2021 Metro Legislative Scorecard

The Chamber values our partnership with elected officials as we work together to create jobs, develop workforce, and build communities. Every year, the Chamber’s board of directors adopts a State and Metro Legislative Agenda based on issues identified by our members in our annual policy survey. We share these agendas with state and local elected officials. Throughout the year, we work to provide information to our members and advocate as a collective business voice for Middle Tennessee. We are pleased to share our 2021 Legislative Scorecard, which reports how our elected leaders at the Nashville-Davidson County Metro Council have voted in the past year in four policy areas:

  • Creating an environment where business can prosper.
  • Promoting talent development of the region’s workforce. 
  • Ensuring quality of life that attracts and retains residents and workers.
  • Leading regional efforts to ensure economic prosperity.

Overview:

✅ Lowering Local Street Speed Limits

BL2021-594, as amended, improved safety on local streets by lowering the speed limit on streets designated as “local streets” on the Major and Collector Street Plan within the Urban Services District from 30 miles per hour to 25 miles per hour. BL2021-594 was sponsored by Council Members Burkley Allen (At-Large), Bob Nash (27), Freddie O’Connell (19), Angie Henderson (34), Colby Sledge (17), Russ Bradford (13), Joy Styles (32), Jennifer Gamble (3), Brandon Taylor (21), Ginny Welsch (16), Emily Benedict (7), Brett Withers (6), and Courtney Johnston (26).

Chamber Position

The Chamber endorsed the lowering of speed limits on local streets because it benefits the economy in two ways:

  • The community’s quality of life, an important input to economic health, is enhanced with improved pedestrian safety.
  • Retail, restaurant, and other businesses benefit from visibility with slower speeds and a safer environment for walk-up business.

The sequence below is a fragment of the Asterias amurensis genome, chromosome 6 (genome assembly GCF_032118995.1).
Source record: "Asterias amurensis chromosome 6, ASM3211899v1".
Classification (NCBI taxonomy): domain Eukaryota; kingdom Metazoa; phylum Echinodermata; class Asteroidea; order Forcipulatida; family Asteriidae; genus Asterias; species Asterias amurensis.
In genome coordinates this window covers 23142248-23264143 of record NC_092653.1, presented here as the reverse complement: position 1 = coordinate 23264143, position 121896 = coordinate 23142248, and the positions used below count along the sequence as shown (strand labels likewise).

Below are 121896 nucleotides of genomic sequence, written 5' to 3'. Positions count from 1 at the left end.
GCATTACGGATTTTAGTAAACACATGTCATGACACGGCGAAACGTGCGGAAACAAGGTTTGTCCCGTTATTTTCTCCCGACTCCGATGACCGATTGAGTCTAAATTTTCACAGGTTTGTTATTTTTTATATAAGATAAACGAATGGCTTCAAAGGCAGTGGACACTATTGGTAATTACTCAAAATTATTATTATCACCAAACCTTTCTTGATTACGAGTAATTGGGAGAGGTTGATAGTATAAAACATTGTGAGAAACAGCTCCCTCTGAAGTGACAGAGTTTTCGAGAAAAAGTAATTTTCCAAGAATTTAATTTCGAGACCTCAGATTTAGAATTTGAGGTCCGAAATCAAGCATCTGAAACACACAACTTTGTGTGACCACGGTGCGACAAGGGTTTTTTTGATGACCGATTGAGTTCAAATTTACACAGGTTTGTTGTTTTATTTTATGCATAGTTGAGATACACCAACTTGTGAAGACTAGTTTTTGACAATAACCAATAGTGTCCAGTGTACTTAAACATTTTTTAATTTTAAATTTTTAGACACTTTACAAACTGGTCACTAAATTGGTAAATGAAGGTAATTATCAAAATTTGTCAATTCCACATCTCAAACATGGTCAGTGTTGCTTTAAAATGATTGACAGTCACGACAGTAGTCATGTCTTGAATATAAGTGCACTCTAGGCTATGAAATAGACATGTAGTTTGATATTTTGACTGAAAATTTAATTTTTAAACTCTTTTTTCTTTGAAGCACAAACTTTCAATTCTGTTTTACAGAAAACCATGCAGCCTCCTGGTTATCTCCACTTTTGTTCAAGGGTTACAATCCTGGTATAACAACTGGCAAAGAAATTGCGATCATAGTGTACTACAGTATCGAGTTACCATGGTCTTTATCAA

Status BL2021-594 (Allen, Nash, O’Connell, Henderson, Sledge, Bradford, Styles, Gamble, Taylor, Welsch, Benedict, Withers, Johnston) was adopted by the Council at its February 2, 2021 meeting. See recorded vote.

✅ Creation of Detached Accessory Dwelling Unit (DADU) Overlay

Workforce and affordable housing are needed in Davidson County to retain and attract residents and workers. According to the Vital Signs 2020 Survey, 25.4% of Davidson County households are cost burdened, meaning they spend over 30% of their household income on their mortgage or rent.

BL2021-620, as amended, edited Chapters 17.36 and 17.40 of Title 17 of the Metropolitan Code to create a Detached Accessory Dwelling Unit (DADU) Overlay District. This tool would allow a neighborhood to go through the standard process of adopting a zoning overlay to allow detached accessory dwelling units, if the proposed area was eligible, meeting several qualifications. The DADU Overlay ensures design requirements to make sure DADUs are built to scale and have minimum impact on the neighborhood, which include a minimum of 30 contiguous lots, notification to property owners within and proximate to a proposed DADU overlay district, and non-permitted use of DADUs for short term rentals. BL2021-620 was sponsored by Council Members Burkley Allen (At-Large), Sean Parker (5), Ginny Welsch (16), Freddie O’Connell (19), Brett Withers (6), Brandon Taylor (21), Emily Benedict (7), Zulfat Suara (At-Large).